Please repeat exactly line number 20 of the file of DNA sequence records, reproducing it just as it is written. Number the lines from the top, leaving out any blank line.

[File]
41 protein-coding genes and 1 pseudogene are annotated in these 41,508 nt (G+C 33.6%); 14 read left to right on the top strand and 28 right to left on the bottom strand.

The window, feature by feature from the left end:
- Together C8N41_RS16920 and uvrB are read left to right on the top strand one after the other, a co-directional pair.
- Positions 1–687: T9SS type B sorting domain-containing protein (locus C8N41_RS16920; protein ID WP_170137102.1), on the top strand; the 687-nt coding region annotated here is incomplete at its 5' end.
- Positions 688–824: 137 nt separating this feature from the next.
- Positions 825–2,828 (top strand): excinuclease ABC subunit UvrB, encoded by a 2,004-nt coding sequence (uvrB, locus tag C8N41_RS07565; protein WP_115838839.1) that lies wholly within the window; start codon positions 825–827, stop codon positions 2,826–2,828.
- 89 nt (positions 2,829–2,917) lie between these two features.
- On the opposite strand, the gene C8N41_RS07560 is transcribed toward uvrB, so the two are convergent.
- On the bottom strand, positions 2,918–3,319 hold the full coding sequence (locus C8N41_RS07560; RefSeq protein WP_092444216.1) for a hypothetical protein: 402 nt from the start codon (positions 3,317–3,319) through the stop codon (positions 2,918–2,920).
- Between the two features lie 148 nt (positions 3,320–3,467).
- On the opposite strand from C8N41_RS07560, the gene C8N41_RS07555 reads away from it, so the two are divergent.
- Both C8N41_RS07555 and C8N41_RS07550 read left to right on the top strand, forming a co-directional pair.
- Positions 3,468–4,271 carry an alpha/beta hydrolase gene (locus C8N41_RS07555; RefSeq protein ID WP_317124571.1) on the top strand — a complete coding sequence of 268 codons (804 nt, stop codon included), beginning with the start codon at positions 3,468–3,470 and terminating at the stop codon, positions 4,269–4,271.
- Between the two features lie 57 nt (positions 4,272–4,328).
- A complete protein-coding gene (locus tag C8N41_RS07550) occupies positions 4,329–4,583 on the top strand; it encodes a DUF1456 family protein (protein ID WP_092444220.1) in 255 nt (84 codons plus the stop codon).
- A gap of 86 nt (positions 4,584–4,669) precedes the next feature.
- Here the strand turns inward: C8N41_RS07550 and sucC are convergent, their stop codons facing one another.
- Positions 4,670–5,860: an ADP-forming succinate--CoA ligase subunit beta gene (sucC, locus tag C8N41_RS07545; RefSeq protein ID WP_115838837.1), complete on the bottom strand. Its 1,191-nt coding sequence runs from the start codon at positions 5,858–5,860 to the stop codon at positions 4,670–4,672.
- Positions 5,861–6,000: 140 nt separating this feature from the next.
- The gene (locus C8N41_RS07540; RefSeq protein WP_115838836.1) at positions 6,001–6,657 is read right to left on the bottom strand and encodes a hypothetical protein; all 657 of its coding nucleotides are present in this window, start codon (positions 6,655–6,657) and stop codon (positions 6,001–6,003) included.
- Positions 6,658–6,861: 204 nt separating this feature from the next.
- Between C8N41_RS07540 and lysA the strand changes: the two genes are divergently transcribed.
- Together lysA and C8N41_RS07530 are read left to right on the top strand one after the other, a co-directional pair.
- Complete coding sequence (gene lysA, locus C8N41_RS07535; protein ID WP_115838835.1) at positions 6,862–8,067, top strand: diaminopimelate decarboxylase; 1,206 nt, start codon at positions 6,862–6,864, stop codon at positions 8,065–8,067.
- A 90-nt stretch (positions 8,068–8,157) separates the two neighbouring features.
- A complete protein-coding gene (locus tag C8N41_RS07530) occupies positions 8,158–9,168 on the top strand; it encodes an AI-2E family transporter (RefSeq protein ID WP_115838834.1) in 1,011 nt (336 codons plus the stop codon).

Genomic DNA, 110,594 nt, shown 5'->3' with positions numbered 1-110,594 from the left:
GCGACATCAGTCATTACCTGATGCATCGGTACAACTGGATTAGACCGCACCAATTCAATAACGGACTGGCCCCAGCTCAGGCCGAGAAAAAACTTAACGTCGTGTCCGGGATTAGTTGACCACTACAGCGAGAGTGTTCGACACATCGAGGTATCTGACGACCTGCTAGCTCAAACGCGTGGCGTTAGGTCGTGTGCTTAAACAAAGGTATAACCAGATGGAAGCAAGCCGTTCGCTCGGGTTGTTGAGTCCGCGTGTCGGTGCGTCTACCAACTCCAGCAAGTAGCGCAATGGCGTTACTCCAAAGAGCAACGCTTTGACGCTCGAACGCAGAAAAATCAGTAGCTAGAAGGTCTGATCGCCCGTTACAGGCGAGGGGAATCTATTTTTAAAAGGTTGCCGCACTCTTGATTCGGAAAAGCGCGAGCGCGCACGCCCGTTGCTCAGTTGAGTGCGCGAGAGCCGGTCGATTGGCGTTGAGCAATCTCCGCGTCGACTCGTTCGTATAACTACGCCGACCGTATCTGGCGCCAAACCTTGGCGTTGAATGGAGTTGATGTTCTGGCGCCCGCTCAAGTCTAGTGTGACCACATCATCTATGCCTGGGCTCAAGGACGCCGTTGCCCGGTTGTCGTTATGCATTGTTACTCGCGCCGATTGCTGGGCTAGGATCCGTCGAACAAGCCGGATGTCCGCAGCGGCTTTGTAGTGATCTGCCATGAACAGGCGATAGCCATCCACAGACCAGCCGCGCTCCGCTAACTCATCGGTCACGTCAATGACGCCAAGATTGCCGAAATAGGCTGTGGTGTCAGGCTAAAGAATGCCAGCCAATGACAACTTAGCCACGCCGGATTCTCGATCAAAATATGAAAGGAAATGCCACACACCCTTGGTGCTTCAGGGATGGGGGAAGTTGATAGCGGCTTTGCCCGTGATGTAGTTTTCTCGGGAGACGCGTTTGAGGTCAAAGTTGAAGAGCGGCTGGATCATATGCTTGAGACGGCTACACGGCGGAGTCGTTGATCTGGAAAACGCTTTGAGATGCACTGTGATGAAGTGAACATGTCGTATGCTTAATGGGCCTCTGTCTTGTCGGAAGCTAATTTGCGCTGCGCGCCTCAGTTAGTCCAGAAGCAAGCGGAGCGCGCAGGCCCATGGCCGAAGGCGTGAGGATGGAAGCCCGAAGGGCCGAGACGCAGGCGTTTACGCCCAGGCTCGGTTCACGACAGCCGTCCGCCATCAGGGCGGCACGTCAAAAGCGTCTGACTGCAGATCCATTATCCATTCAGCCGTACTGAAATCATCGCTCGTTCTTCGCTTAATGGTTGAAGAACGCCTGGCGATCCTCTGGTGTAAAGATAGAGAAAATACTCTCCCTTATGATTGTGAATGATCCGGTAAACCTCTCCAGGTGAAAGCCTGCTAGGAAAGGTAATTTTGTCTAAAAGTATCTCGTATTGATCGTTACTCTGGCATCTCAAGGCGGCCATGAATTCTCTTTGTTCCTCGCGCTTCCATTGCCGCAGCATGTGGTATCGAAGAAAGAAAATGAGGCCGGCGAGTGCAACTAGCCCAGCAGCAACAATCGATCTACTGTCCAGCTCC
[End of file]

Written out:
- The gene (locus C8N41_RS07540; RefSeq protein WP_115838836.1) at positions 6,001–6,657 is read right to left on the bottom strand and encodes a hypothetical protein; all 657 of its coding nucleotides are present in this window, start codon (positions 6,655–6,657) and stop codon (positions 6,001–6,003) included.